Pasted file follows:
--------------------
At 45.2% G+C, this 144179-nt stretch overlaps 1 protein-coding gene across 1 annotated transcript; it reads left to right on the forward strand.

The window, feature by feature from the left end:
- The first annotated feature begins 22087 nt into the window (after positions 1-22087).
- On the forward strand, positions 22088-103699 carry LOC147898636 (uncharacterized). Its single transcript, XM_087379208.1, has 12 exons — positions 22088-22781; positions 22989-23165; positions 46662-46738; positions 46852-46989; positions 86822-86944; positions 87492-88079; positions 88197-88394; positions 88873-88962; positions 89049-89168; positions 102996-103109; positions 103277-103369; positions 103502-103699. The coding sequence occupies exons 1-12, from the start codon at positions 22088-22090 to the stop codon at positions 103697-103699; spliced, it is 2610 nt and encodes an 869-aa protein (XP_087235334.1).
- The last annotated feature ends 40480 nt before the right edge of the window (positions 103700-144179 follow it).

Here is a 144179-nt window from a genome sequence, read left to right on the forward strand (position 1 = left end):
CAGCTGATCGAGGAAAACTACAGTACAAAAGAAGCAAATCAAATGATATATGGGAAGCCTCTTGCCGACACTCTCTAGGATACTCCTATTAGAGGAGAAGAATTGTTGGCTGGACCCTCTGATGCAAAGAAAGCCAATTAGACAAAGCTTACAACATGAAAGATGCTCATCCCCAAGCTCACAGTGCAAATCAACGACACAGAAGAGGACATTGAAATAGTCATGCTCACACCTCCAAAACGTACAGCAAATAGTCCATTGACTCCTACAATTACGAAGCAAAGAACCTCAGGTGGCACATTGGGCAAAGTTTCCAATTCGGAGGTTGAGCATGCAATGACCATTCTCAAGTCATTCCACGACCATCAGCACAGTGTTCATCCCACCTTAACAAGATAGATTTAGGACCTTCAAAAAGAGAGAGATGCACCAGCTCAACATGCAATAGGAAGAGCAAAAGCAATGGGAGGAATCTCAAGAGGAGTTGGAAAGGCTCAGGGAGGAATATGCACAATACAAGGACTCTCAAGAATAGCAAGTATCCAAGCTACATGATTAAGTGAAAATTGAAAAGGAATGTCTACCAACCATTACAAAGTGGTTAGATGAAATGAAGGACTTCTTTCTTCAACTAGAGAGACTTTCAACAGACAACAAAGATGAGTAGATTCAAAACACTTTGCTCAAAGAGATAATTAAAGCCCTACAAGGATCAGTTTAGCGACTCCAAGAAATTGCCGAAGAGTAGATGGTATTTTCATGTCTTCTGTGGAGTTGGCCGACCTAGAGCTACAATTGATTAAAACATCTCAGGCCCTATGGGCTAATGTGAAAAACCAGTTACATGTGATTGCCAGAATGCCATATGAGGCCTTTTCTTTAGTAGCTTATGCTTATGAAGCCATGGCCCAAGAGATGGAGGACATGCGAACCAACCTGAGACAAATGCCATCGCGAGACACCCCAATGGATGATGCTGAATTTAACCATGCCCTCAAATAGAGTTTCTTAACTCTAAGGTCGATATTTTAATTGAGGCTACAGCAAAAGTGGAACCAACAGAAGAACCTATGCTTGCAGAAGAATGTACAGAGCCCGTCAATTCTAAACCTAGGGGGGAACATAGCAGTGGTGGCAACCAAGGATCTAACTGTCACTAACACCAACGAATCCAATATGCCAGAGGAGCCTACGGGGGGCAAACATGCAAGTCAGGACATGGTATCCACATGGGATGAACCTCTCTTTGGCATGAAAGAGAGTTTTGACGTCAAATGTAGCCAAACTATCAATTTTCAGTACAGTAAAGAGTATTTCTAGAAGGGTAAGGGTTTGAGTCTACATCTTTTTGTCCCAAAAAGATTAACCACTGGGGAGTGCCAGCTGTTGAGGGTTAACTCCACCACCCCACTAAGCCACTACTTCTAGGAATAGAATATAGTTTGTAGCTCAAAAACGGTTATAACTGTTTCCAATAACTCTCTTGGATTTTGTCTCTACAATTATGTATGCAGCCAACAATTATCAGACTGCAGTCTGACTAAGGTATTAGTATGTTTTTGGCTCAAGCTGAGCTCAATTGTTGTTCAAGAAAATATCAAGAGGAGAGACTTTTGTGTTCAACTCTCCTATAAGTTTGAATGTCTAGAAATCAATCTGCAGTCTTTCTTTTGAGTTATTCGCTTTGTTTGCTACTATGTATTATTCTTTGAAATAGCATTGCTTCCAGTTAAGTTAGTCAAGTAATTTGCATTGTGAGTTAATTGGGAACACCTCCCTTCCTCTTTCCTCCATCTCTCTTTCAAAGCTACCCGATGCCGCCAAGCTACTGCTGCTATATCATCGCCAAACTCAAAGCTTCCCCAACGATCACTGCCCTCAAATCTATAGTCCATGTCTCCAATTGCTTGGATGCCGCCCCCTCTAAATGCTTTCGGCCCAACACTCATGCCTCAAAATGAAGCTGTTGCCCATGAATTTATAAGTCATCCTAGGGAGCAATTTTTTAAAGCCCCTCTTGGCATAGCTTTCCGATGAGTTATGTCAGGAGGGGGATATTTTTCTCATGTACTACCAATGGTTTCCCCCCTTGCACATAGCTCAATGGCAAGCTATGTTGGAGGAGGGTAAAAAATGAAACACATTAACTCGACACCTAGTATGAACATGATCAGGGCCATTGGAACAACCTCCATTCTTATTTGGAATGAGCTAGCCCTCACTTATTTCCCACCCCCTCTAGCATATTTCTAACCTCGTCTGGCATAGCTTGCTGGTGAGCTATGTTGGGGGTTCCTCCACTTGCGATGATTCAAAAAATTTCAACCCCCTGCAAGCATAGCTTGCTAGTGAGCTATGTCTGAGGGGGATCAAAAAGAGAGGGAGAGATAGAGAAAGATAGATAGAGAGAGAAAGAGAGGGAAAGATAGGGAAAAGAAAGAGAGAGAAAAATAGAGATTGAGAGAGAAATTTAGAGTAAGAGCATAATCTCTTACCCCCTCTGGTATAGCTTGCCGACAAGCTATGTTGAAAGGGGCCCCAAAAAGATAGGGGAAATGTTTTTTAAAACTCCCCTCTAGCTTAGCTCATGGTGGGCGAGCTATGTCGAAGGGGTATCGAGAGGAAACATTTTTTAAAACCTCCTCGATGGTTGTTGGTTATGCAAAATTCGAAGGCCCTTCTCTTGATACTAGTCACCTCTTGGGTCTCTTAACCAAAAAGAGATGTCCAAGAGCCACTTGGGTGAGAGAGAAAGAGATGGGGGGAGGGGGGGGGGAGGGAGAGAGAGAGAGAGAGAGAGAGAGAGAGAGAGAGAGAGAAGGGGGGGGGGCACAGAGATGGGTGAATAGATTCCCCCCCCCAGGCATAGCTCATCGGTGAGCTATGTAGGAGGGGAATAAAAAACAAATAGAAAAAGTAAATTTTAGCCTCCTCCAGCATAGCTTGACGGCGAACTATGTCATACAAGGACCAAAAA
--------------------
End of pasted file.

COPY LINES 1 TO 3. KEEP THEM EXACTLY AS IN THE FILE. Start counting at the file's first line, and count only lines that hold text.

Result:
At 45.2% G+C, this 144179-nt stretch overlaps 1 protein-coding gene across 1 annotated transcript; it reads left to right on the forward strand.

The window, feature by feature from the left end:
- The first annotated feature begins 22087 nt into the window (after positions 1-22087).